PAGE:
6. Pawel says:

    Well, and what do you mean by “Filters executed in higher sampling ranges still have the same side-effects, but far above the (humanly) audible range” – as said previously ringing has little to do with frequencies ? Let’s keep -technical- 😉

    • Mr Apodizer says:

      Actually that statement is based on the theory of Peter Craven and Bob Stuart, that the “side-effects” of pre- and post echo are noticeable around the Nyquist frequency. This theory is the central idea for their apodizing filter.

  7. Pawel says:

    I am not familiar with this theory but especially Peter Craven is a well-respected audio reseracher – can you paste some references to the theory ? But even the fact that there are frequency-domain artifacts caused by ringing does not mean that this the most important audible sensation caused by this. Especially realtively mioe effects near to the Nyquist frequency of 20kHz for CD which is the threshold of human hearing, Seems rather unlikely .
    Our auditory system is more tuned to temporal stimuli than frequency-related, And what especially pre-response does is destroying sound envelope – especially the more important attack – which is typically in music literatur considered more important to the perceived sound character than exact harmonical content.

  8. Hayden says:

    Hi, I measure and optimize audio systems professionally using dual channel fft measurement and have designed a few filters.

    Transducers all exhibhit phase shift across their passband, sometimes hundreds of degrees across a full range system.

    So unless you’re going to listen to that music via telepathy, the rising phase response approaching measurement Nyquist on the apodized filter is negligible. As a matter of fact, it more closely fits a linear function .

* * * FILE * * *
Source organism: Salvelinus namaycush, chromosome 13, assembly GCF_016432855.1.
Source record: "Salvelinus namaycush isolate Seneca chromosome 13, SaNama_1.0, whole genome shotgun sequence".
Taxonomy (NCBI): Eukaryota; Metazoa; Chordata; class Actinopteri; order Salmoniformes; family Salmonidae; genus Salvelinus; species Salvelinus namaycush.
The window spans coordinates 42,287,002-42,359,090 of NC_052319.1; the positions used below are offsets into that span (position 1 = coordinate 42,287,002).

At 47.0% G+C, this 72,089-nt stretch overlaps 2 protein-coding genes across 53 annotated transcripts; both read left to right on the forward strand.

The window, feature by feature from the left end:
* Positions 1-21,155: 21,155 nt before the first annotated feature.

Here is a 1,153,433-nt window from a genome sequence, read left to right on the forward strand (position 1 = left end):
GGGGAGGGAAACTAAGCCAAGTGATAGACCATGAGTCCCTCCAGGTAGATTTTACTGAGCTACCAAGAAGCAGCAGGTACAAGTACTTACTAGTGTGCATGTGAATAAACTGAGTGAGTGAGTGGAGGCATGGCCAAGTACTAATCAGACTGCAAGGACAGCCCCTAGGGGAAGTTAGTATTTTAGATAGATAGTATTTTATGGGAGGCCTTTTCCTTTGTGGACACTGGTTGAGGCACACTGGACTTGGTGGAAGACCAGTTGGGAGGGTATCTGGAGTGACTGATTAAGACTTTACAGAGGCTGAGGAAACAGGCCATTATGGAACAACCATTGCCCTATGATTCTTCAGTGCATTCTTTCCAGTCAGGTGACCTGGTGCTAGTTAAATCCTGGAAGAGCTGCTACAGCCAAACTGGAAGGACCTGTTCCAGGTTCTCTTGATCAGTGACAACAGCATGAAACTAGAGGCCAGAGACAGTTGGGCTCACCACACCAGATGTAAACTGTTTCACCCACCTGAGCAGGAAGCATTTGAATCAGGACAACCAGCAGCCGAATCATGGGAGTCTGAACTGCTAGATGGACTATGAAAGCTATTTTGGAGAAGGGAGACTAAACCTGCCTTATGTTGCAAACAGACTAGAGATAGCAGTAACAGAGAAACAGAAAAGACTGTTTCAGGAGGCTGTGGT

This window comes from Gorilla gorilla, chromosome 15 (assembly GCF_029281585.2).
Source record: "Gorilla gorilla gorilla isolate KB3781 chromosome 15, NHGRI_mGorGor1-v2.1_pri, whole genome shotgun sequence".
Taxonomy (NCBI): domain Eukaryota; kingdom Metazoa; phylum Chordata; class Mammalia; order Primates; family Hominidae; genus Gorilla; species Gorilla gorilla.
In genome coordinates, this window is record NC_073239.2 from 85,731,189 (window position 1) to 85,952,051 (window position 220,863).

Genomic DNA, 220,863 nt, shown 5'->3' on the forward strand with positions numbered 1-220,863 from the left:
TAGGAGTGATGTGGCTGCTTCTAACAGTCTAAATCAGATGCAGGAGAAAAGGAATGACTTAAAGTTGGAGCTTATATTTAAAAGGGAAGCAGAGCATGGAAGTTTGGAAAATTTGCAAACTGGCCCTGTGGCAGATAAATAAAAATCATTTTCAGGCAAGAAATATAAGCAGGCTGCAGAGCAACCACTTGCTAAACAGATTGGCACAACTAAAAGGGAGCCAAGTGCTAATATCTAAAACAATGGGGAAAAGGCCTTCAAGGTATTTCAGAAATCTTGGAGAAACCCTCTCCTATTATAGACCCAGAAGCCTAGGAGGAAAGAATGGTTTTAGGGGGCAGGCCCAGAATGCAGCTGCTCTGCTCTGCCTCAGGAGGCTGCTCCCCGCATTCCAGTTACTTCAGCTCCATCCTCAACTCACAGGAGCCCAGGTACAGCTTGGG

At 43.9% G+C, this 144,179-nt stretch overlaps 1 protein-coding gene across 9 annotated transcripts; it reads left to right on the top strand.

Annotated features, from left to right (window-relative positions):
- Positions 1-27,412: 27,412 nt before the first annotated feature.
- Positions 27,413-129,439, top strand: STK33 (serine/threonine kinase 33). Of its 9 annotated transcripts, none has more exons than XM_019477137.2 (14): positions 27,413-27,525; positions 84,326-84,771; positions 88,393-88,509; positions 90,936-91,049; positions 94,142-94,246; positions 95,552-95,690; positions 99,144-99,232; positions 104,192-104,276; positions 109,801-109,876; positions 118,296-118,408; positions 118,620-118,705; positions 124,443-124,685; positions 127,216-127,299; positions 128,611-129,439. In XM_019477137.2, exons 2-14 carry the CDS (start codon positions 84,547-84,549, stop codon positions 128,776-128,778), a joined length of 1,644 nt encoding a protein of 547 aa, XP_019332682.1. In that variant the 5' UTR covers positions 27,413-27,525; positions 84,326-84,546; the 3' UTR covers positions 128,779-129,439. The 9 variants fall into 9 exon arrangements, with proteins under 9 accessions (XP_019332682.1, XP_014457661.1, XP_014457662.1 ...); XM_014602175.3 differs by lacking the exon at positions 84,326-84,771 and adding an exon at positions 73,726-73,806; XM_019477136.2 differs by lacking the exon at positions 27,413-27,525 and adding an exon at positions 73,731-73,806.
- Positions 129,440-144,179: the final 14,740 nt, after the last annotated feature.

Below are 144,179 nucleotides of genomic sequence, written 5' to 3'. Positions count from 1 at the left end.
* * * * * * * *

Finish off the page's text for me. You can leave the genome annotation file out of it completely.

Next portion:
IMO The apodized filter is preferable. It will not suffer from phase shift stacking with filters up or down stream.

    • Mr Apodizer says:

      Yes, the apodizing filter is close to linear, but not quite. And yes, you would think that you are not able to hear this. But you are completely wrong, the difference is crystal clear. The filter I designed, which is linear below 10kHz and minimal phase above 10kHz, proofs this. And don’t take my word on it, just read the customer comments in other posts on my blog.

      It appears that humans are extremely sensitive below 10kHz. Even Meridian acknowledges this, because they specifically engineered a lowpass filter for their ‘folding’ downsample filter for MQA to make sure they do not change the lowest 10kHz of the signal.

  9. Pingback: Is MQA the Future of HD Music? | StereoStone USA Audio Shop

  10. Bradley A Blanchard says:

    Very thorough explanation, thank you for delineating the differences between linear phase and Apodizing filter techniques.

    I compared the Meridian Director DAC (with Apodizing filter) to my NEC CD-500E (brick wall filter) and found they sound quite similar to each other. The October 1986 High Fidelity issue shows no pre- ringing in the NEC player.